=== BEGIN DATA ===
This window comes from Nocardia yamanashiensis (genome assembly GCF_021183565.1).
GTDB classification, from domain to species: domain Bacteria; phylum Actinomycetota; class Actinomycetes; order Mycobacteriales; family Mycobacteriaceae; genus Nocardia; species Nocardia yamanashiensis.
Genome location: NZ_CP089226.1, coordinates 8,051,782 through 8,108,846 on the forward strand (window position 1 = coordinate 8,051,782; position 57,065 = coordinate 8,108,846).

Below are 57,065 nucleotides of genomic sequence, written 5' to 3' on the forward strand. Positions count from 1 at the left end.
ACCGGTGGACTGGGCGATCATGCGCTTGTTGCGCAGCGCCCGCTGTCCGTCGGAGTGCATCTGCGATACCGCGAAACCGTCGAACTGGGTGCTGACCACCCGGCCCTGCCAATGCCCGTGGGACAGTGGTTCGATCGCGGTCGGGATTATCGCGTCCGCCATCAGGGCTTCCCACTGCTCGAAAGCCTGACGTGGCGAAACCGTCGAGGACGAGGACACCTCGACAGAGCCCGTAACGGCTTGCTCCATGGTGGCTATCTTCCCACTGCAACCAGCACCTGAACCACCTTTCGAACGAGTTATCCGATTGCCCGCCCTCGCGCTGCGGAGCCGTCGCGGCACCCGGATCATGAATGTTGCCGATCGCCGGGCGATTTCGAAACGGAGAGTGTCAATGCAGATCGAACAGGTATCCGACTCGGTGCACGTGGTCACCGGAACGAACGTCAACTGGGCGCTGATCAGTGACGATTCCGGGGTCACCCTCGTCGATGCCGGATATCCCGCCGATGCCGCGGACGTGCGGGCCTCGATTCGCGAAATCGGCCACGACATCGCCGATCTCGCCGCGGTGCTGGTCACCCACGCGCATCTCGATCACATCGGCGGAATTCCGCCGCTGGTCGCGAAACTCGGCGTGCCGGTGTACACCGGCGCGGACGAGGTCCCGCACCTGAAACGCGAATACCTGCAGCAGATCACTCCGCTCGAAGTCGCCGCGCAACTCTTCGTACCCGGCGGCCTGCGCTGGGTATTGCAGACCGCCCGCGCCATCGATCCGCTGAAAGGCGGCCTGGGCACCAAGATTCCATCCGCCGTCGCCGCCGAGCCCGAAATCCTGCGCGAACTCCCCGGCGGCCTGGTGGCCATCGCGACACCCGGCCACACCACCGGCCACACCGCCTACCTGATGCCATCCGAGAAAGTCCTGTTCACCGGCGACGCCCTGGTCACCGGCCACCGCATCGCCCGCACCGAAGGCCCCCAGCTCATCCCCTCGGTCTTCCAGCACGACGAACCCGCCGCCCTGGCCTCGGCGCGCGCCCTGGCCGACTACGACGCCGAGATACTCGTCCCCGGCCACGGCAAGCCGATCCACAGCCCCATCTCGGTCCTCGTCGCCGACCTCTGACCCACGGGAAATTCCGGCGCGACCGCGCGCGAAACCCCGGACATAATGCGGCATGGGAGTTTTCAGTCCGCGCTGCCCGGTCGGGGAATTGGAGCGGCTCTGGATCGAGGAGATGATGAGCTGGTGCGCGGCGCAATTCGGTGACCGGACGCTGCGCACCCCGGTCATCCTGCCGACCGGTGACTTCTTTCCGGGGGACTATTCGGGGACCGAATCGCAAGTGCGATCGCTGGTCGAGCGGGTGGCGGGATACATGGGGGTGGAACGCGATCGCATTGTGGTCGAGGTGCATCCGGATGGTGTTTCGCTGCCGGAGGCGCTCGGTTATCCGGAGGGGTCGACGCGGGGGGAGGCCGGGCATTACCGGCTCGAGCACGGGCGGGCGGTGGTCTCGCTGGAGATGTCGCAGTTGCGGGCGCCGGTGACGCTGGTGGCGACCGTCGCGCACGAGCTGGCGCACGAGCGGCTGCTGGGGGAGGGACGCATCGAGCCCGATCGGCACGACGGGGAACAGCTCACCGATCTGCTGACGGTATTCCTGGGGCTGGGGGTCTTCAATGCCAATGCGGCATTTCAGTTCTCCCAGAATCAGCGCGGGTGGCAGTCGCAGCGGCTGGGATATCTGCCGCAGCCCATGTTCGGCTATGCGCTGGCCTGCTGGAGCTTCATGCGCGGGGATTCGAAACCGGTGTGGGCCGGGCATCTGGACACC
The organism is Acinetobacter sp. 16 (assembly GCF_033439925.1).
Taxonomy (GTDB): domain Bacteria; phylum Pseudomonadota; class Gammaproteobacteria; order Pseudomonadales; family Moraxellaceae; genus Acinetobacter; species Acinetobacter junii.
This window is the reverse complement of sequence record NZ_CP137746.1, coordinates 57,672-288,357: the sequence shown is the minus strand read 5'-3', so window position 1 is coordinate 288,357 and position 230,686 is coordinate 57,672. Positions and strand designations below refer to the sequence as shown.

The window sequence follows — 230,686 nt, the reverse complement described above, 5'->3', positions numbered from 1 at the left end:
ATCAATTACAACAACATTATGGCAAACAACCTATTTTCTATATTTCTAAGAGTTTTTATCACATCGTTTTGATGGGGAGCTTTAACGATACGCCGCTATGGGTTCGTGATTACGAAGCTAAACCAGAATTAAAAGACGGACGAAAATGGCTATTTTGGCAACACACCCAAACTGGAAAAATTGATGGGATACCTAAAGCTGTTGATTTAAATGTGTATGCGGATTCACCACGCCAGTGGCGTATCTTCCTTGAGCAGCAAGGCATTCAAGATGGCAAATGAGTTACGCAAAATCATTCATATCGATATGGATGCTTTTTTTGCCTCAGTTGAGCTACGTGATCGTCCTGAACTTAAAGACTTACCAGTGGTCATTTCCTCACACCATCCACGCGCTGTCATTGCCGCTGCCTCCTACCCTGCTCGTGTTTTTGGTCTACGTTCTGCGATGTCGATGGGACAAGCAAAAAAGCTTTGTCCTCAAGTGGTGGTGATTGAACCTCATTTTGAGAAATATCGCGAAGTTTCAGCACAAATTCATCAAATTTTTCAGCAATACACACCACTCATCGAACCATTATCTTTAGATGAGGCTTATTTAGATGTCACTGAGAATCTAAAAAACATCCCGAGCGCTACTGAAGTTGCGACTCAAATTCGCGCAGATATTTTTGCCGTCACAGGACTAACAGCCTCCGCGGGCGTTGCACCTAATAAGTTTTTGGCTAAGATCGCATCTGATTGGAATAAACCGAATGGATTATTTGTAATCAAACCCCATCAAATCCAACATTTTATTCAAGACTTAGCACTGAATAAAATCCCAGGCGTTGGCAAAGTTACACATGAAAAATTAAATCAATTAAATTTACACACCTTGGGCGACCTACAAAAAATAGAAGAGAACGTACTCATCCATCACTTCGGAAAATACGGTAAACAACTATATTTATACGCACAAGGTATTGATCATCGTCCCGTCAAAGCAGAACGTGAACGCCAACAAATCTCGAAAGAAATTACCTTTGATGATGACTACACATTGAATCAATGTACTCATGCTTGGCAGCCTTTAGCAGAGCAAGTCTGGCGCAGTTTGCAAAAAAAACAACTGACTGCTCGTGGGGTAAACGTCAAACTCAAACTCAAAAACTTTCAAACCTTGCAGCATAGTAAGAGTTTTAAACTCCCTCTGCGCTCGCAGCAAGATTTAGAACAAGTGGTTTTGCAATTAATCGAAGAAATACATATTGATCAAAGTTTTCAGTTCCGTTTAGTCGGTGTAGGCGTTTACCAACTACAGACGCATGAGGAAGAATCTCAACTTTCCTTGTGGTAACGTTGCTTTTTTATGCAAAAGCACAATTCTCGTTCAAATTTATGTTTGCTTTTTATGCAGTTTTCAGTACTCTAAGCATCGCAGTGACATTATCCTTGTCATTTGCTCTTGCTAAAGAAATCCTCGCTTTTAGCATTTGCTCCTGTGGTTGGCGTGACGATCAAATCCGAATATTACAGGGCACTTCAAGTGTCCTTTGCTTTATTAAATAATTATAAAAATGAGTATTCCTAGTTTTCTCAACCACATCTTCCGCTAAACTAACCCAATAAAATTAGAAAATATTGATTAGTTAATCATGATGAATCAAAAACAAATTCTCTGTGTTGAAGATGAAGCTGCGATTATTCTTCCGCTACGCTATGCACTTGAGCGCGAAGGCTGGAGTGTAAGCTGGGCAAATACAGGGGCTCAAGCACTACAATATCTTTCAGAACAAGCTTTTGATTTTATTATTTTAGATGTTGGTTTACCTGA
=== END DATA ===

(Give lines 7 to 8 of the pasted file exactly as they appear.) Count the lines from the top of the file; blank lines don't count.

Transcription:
Taxonomy (GTDB): domain Bacteria; phylum Pseudomonadota; class Gammaproteobacteria; order Pseudomonadales; family Moraxellaceae; genus Acinetobacter; species Acinetobacter junii.
This window is the reverse complement of sequence record NZ_CP137746.1, coordinates 57,672-288,357: the sequence shown is the minus strand read 5'-3', so window position 1 is coordinate 288,357 and position 230,686 is coordinate 57,672. Positions and strand designations below refer to the sequence as shown.